MBCT helpful for anxiety? Draft questions

I plan to ask the grads of my 35 Mindfulness/MBCT workshops how their practice is going. Here’s a draft of the questions. I am interested in your ideas and feedback on this.

My goal is to get feedback on effectiveness, and to relate this to whether they took the workshop primarily for anxiety or depression.


Please send your comments by using the Contact tab.

Draft questions:

  1. What was your reason for taking the Mindfulness Workshop (MBCT)?

(For example: depression, anxiety, panic, stress, etc.)



2. To what extent did the Mindfulness Workshop help you?

(For example: a lot, a little, varies, etc.)



3. What is your current mindfulness practice like?

(For example: extent of formal practice, extent of mindful awareness, extent of short practices, attendance at meditation events, etc.)



4. Has the Mindfulness Workshop or mindfulness helped you cope better?



5. Comments about mindfulness and the Mindfulness Worksop and MBCT (Mindfulness-Based Cognitive Therapy.)





Group Code: ______ (I will fill this in prior to sending the questionnaire, so I can relate answers to the amount of time passed since taking the workshop.)

Working the Present, Mindfully Based

Available on Amazon:

Click here to go to Amazon, read inside the book, or to buy.

The Amazon eBook price is $15.

The print price is $21.

If you don’t have a Kindle, you can download Kindle to your Pad or smart phone, for free. Find it where you get apps.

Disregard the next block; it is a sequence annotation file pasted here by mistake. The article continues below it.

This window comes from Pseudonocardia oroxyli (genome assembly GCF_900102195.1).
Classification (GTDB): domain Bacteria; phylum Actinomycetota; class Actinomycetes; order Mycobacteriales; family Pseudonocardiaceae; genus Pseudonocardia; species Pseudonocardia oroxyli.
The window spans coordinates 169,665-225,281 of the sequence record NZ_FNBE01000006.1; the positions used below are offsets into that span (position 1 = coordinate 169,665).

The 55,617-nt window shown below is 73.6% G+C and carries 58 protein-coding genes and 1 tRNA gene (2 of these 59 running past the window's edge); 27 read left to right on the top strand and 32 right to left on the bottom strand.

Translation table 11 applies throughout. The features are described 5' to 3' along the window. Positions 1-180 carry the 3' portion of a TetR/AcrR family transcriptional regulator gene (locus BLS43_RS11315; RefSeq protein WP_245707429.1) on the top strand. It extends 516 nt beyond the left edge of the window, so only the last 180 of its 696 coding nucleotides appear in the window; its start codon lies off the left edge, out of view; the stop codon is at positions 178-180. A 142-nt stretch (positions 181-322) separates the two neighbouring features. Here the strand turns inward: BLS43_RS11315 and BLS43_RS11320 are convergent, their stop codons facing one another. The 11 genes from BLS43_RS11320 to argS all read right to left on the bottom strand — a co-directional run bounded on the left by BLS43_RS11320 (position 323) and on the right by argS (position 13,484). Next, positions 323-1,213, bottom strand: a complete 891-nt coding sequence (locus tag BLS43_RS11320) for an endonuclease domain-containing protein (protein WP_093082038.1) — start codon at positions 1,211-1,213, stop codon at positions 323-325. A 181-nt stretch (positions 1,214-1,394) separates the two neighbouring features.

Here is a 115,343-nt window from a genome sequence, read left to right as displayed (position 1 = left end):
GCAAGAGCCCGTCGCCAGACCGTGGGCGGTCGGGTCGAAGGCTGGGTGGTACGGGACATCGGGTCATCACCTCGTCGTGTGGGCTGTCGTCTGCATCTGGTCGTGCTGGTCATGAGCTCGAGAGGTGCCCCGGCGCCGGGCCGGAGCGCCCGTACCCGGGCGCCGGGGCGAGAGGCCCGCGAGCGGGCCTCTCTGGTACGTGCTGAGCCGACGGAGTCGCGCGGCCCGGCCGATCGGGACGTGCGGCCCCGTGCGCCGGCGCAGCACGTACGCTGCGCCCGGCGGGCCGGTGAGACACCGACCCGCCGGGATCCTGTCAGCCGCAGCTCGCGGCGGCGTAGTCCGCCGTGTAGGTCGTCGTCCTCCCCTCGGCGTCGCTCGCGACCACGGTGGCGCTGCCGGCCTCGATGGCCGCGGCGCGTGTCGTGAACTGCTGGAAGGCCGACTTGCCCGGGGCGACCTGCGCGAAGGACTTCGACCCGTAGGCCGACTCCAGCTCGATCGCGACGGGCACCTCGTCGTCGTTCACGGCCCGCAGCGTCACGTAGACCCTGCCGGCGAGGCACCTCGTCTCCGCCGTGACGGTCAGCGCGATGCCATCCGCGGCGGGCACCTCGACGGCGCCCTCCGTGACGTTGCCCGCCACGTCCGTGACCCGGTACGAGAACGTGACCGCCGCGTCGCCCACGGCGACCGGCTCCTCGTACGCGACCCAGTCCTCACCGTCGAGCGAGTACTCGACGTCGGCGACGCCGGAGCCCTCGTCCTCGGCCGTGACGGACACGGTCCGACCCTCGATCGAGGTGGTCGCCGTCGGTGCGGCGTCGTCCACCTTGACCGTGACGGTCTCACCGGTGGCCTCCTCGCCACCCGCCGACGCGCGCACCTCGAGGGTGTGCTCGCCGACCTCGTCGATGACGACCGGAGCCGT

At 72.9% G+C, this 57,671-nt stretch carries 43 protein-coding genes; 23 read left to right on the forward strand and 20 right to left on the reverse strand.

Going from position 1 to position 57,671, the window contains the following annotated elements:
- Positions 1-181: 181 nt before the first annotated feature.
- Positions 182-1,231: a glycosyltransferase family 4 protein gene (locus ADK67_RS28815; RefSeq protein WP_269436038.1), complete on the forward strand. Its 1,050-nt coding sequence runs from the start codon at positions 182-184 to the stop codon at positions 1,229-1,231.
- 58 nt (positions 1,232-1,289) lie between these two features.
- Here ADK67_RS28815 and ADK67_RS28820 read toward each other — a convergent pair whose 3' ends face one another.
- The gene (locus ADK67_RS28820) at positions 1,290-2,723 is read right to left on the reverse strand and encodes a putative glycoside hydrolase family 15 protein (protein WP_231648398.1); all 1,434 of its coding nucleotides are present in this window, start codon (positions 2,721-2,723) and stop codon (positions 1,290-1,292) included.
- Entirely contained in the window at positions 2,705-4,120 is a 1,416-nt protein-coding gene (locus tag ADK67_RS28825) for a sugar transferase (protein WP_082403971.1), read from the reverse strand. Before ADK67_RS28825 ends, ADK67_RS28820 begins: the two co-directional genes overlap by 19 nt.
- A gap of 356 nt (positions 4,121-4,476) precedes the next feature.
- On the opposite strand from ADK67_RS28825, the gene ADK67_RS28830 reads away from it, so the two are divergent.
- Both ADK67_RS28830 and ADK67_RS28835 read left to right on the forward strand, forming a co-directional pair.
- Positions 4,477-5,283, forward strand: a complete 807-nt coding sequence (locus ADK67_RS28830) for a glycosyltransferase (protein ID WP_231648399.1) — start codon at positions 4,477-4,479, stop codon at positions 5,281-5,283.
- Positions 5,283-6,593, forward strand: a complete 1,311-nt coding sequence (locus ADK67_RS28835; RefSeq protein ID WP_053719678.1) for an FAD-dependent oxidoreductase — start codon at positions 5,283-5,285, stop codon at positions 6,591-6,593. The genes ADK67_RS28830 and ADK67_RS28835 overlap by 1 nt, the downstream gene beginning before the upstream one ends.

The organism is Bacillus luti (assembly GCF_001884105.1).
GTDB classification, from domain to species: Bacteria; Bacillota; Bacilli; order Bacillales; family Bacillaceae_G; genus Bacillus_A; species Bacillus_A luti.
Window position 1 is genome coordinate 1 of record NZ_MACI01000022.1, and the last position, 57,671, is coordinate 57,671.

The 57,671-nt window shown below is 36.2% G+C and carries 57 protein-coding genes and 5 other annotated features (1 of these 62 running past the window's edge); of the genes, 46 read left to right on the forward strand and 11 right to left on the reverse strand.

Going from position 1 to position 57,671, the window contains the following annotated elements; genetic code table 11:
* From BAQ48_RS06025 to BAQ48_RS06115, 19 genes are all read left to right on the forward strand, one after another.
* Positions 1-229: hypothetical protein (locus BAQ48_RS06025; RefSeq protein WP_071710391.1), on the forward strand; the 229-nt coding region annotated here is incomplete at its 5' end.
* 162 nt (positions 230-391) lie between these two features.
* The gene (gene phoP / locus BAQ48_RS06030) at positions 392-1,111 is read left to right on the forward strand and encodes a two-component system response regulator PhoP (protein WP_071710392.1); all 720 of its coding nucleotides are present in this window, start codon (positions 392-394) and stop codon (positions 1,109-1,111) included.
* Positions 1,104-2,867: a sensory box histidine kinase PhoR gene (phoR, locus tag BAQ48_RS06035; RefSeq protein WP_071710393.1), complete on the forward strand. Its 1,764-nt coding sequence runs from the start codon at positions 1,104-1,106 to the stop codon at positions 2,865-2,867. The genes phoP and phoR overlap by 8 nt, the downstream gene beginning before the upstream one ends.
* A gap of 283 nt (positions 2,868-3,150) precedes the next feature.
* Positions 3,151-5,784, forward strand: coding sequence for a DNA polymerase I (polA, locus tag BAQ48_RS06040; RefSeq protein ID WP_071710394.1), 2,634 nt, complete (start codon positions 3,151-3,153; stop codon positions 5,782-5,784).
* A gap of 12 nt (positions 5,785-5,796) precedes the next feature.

Book Cover

 Zindel V. Segal, Ph.D., author of

Mindfulness-Based Cognitive Therapy for Depression,

has endorsed this book:

In Working the Present, Mindfully Based, Donald Fleck succeeds in staying true to the intentions of MBCT while adapting it for use in individual therapy.  The book can be used with clients who have serious mindfulness meditation practices as well as those just getting started, as Fleck has taken many of the core elements of MBCT — the 3-Minute Breathing Space, Kindness and Self-Compassion, Working with Difficulty, Allowing/Letting Be, Thoughts are not Facts, Kindness in Action — and found ways to use them effectively within the basic dyadic encounter.

Packed with clinical vignettes and a user friendly narrative structure, Working the Present, Mindfully Based, provides a clear path towards offering this novel delivery format for MBCT’s key concepts and practices.
Zindel V. Segal, Ph.D., Author of Mindfulness Based Cognitive Therapy for Depression 

Read the beginning of this book, or order it, on Amazon.


If you want to be kept up-to-date on this book, with occasional bonuses, please click here to provide your name and email.